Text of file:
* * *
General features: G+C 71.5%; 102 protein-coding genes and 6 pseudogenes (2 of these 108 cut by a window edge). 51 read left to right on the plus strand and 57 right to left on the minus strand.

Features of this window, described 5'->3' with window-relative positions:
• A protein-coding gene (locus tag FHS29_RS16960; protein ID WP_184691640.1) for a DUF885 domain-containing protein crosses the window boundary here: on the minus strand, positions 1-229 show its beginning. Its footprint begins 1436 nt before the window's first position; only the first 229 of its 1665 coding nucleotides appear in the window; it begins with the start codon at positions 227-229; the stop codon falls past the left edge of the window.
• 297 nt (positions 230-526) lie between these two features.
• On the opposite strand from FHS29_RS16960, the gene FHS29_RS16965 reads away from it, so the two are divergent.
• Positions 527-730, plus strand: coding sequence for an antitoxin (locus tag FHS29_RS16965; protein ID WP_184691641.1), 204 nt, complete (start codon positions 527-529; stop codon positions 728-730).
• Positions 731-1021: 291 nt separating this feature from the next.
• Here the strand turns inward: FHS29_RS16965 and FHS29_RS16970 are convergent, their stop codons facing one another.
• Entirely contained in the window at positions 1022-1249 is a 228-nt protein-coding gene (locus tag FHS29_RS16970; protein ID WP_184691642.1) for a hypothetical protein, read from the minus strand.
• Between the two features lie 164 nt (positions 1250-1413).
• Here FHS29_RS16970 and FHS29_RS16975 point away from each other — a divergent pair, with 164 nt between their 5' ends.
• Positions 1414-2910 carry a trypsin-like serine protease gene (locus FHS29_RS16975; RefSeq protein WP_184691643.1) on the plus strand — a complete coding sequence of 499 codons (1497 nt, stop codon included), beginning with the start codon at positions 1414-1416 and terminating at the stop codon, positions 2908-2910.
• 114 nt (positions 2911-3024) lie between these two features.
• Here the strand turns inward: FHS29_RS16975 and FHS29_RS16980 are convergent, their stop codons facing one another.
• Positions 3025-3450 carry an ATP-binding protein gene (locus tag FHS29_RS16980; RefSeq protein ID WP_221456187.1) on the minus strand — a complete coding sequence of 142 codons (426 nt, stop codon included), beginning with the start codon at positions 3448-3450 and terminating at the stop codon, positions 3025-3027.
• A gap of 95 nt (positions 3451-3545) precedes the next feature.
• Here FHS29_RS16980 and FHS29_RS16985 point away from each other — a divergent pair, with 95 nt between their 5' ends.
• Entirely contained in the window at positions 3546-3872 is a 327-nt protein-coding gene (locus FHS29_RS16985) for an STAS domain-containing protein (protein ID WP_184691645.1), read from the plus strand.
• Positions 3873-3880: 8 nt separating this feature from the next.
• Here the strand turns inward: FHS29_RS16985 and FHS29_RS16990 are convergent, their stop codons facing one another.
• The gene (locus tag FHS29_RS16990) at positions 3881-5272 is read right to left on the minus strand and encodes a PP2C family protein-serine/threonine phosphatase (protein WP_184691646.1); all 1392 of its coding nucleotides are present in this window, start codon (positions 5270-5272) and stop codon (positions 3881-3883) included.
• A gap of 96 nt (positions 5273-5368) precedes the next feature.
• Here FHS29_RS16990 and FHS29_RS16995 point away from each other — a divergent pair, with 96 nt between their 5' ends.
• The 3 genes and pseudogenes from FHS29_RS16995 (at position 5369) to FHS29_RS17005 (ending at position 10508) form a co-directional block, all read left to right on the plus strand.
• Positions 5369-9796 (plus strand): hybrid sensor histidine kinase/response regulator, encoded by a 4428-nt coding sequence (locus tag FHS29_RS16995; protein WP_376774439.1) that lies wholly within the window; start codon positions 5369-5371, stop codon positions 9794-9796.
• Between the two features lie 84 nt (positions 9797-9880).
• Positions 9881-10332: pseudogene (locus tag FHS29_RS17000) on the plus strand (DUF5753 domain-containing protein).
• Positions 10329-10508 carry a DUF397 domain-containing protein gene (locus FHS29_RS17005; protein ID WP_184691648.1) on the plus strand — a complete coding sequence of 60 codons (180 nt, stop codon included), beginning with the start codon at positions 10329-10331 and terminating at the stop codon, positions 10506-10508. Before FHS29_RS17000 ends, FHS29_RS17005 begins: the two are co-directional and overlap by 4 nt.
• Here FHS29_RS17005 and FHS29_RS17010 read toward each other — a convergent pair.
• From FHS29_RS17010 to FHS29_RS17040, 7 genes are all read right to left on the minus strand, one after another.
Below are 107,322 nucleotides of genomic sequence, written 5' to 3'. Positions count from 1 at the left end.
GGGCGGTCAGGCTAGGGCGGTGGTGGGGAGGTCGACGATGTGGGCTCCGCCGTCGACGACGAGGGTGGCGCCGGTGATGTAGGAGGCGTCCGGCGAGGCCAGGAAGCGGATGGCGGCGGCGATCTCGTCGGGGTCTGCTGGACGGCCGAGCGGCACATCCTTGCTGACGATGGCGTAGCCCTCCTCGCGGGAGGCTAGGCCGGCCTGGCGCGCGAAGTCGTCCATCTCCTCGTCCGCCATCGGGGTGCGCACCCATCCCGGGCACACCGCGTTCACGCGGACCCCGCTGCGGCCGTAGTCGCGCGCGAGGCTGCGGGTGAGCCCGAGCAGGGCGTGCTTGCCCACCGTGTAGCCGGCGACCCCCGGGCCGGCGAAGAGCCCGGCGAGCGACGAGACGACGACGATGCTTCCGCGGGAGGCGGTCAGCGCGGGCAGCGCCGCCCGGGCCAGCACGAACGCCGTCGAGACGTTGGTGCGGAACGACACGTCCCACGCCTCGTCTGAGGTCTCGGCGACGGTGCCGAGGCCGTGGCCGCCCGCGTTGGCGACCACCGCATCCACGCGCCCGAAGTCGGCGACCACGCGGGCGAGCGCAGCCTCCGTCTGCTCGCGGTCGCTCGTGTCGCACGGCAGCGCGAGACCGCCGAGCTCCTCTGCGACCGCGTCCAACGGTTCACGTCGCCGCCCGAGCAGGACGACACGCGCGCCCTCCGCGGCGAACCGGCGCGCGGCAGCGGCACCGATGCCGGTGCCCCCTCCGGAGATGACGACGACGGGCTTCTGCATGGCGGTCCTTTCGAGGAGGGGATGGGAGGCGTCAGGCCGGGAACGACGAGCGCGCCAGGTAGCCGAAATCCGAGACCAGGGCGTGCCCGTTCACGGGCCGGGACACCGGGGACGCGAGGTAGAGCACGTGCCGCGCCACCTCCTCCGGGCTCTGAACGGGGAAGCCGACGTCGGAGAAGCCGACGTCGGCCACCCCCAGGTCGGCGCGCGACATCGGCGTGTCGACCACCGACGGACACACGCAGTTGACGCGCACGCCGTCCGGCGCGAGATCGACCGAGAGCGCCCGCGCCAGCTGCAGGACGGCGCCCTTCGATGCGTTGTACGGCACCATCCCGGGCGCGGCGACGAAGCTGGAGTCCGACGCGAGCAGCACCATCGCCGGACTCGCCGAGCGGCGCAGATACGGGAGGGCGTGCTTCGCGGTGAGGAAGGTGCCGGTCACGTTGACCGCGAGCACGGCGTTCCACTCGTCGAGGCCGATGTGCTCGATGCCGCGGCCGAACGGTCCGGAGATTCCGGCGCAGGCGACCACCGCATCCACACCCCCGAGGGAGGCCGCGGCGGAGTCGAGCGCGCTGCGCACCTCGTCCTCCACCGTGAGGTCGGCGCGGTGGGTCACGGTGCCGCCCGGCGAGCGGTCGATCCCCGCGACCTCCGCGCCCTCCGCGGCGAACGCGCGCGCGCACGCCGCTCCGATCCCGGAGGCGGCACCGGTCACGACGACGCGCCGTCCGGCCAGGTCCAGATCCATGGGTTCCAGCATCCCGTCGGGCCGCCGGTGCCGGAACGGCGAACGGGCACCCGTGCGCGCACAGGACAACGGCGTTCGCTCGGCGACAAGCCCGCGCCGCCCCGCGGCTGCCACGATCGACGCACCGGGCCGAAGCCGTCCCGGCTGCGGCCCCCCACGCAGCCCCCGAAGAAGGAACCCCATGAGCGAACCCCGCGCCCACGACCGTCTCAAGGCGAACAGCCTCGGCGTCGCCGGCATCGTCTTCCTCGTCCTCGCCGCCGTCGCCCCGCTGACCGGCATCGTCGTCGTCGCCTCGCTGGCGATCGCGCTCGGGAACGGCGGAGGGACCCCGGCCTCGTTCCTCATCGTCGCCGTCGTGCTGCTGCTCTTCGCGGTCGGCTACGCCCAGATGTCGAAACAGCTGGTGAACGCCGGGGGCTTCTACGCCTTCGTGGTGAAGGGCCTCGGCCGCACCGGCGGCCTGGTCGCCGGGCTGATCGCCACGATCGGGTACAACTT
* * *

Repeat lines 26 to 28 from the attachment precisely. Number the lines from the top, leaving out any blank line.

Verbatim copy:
• Between the two features lie 84 nt (positions 9797-9880).
• Positions 9881-10332: pseudogene (locus tag FHS29_RS17000) on the plus strand (DUF5753 domain-containing protein).
• Positions 10329-10508 carry a DUF397 domain-containing protein gene (locus FHS29_RS17005; protein ID WP_184691648.1) on the plus strand — a complete coding sequence of 60 codons (180 nt, stop codon included), beginning with the start codon at positions 10329-10331 and terminating at the stop codon, positions 10506-10508. Before FHS29_RS17000 ends, FHS29_RS17005 begins: the two are co-directional and overlap by 4 nt.